Aloha mai kakou.
On September 24th, 2014, Network808 held an event at China Garden in the lobby of the Aqua Waikiki Wave Hotel. Lisa Jacobs presented “Diffuse Conflict with Compassionate Communication.”
Lisa Jacobs stated that there is a 4-step model for Empathy. The process that emphasizes the sharing of one’s feelings, along with one’s unmet need, realizing that our needs are universal, and to share with another one’s unmet need rather than to expect that the other person is already aware of it without your expressing it. as follows:
- Observation: objective description of event/situation being discussed
- Making a non-judgmental observation of another person’s actions in order to reduce the likelihood that the other person will feel defensive;
- Feelings: words that describe how we feel
- Expressing one’s feelings in a simple way that is not dependent on another person’s “bad” behavior;
- Needs: at the root of our feelings
- Sharing your unmet need with the other person (examples of universal needs amongst all humans are the need for connection, the need for order, the need for autonomy, etc.);
- Requests: honor everyone’s needs
- Communicating with the other person a positively-stated, specific request (and not a demand).
* Compassionate, Nonviolent Communication is a method of relating to one another that diffuses conflict and fosters connection. Its focus is to understand and express feelings and unmet needs of one another and of one self. It’s a practice where one seeks to refrain from using criticism of others and self-criticism, and also to reduce imposing moralistic judgments and blame, or attributing responsibility on another person for one’s negative emotions.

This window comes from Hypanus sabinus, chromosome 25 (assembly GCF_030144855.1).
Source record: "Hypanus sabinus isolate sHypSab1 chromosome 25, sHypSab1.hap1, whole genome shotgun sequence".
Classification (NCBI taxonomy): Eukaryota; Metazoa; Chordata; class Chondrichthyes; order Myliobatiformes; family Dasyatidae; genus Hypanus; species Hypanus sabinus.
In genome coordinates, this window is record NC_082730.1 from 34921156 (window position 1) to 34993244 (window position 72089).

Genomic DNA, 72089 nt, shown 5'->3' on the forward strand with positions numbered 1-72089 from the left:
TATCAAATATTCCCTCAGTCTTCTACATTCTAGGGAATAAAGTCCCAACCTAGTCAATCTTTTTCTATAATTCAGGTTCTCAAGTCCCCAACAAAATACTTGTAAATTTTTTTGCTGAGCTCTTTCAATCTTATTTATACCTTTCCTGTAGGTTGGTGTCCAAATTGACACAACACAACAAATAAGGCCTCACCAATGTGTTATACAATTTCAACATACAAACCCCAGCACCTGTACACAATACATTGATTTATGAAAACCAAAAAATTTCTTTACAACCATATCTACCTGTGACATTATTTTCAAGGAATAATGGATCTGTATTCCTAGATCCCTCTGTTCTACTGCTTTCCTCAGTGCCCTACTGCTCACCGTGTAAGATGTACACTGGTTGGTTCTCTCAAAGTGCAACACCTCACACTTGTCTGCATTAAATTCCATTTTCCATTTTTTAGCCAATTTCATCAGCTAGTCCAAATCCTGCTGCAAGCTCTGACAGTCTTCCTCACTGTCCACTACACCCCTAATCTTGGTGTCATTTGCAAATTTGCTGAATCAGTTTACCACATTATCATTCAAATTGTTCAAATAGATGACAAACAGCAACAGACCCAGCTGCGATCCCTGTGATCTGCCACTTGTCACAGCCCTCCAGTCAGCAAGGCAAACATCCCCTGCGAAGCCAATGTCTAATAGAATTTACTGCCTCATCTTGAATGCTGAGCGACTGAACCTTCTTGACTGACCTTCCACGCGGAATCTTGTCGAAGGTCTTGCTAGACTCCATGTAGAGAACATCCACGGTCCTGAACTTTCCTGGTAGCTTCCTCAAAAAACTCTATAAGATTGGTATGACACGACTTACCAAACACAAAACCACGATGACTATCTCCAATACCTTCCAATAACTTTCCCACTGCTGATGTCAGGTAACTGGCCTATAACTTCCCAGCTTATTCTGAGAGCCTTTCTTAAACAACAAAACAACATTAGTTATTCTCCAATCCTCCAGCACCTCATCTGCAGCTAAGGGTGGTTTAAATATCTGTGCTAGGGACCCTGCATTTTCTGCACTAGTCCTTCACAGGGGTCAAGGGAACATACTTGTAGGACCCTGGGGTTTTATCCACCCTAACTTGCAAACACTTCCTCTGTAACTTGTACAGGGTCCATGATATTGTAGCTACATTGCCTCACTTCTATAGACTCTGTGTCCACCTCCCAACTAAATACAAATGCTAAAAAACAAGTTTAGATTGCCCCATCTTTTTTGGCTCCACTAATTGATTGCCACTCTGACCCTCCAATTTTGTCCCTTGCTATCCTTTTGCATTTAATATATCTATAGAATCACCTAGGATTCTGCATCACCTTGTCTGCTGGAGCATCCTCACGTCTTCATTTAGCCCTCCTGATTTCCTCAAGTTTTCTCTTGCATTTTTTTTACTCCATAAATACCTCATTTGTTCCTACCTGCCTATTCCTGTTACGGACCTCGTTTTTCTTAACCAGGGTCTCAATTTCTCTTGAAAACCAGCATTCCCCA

Compassionate communication utilizes three aspects of communication: (1) empathetic listening to another person to understand their unmet needs; (2) self-empathy, which is self-awareness of one’s own feelings and unmet needs; and (3) the honest expression of one’s own unmet needs.
* Empathetic listening, or providing the gift of presence to another, is used in Compassionately Communicating purely for the objective of trying to understand the other person’s feelings and unmet needs (and not trying to offer them a solution or express your own experience to them in comparison). One should not take any criticism personally. Remember to translate the attack and criticism into realizing that the other person is feeling so negatively because he or she is currently not getting their needs met, and so it really has nothing to do with you personally. Another key lesson to remember is each of us is responsible for meeting our needs.
* For the self-empathy element of Compassionate Communication, the main point to remember is that it’s important and healthy for each of us to reflect on our own feelings and unmet needs. The second aspect of self-empathy is the integration of it in order to honestly express one’s feelings and unmet needs in order to encourage a compassionate response or assistance from another person.
*The honest expression of one’s own unmet needs, (which is the practice of self-empathy) to another person to encourage a compassionate response from the other person. Refrain from taking things personally, and focus on each other’s needs. Each of us is responsible for meeting our own needs. Keep in mind: (1) one cannot control another person — one can only control themselves; and (2) feeling the need to win every argument can come to the expense of harming an important relationship.
*Learning the steps of Compassionate Communication is a tool to improve your communication and your relationships. It takes a lot of practice to master the tool. A commitment to Compassionate Communication and continued practice will lead to feeling much better, both about oneself and others, and will contribute towards enriched relationships with everyone whom one encounters — from your customers, your boss, to your friends, and most importantly, to your loved ones.
Mahalo to our display table sponsor: Alana Miranda, AQUA Waikiki Wave.
Mahalo for taking the time to read this recap. Please join us at our networking events or stay connected in our online global community.